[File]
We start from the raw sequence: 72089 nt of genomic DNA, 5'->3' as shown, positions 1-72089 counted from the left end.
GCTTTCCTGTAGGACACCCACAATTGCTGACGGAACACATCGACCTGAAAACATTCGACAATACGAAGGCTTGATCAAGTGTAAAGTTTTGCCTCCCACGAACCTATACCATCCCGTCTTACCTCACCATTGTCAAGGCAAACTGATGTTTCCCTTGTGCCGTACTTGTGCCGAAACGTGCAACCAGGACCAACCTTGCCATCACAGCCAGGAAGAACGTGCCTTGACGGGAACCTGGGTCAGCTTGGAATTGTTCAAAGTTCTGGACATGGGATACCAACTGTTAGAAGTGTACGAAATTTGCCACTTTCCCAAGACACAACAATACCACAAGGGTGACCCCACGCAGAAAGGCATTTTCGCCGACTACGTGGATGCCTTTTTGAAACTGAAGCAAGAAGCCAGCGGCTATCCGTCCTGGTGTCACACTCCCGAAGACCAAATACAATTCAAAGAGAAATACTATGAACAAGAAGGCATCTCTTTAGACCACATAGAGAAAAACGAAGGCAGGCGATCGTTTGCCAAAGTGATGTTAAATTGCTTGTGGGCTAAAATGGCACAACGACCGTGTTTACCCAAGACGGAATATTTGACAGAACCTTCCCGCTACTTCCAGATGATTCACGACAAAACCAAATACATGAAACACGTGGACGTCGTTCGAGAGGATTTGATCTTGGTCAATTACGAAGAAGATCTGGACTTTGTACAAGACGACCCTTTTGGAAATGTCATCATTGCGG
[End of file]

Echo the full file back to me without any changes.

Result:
We start from the raw sequence: 72089 nt of genomic DNA, 5'->3' as shown, positions 1-72089 counted from the left end.
GCTTTCCTGTAGGACACCCACAATTGCTGACGGAACACATCGACCTGAAAACATTCGACAATACGAAGGCTTGATCAAGTGTAAAGTTTTGCCTCCCACGAACCTATACCATCCCGTCTTACCTCACCATTGTCAAGGCAAACTGATGTTTCCCTTGTGCCGTACTTGTGCCGAAACGTGCAACCAGGACCAACCTTGCCATCACAGCCAGGAAGAACGTGCCTTGACGGGAACCTGGGTCAGCTTGGAATTGTTCAAAGTTCTGGACATGGGATACCAACTGTTAGAAGTGTACGAAATTTGCCACTTTCCCAAGACACAACAATACCACAAGGGTGACCCCACGCAGAAAGGCATTTTCGCCGACTACGTGGATGCCTTTTTGAAACTGAAGCAAGAAGCCAGCGGCTATCCGTCCTGGTGTCACACTCCCGAAGACCAAATACAATTCAAAGAGAAATACTATGAACAAGAAGGCATCTCTTTAGACCACATAGAGAAAAACGAAGGCAGGCGATCGTTTGCCAAAGTGATGTTAAATTGCTTGTGGGCTAAAATGGCACAACGACCGTGTTTACCCAAGACGGAATATTTGACAGAACCTTCCCGCTACTTCCAGATGATTCACGACAAAACCAAATACATGAAACACGTGGACGTCGTTCGAGAGGATTTGATCTTGGTCAATTACGAAGAAGATCTGGACTTTGTACAAGACGACCCTTTTGGAAATGTCATCATTGCGG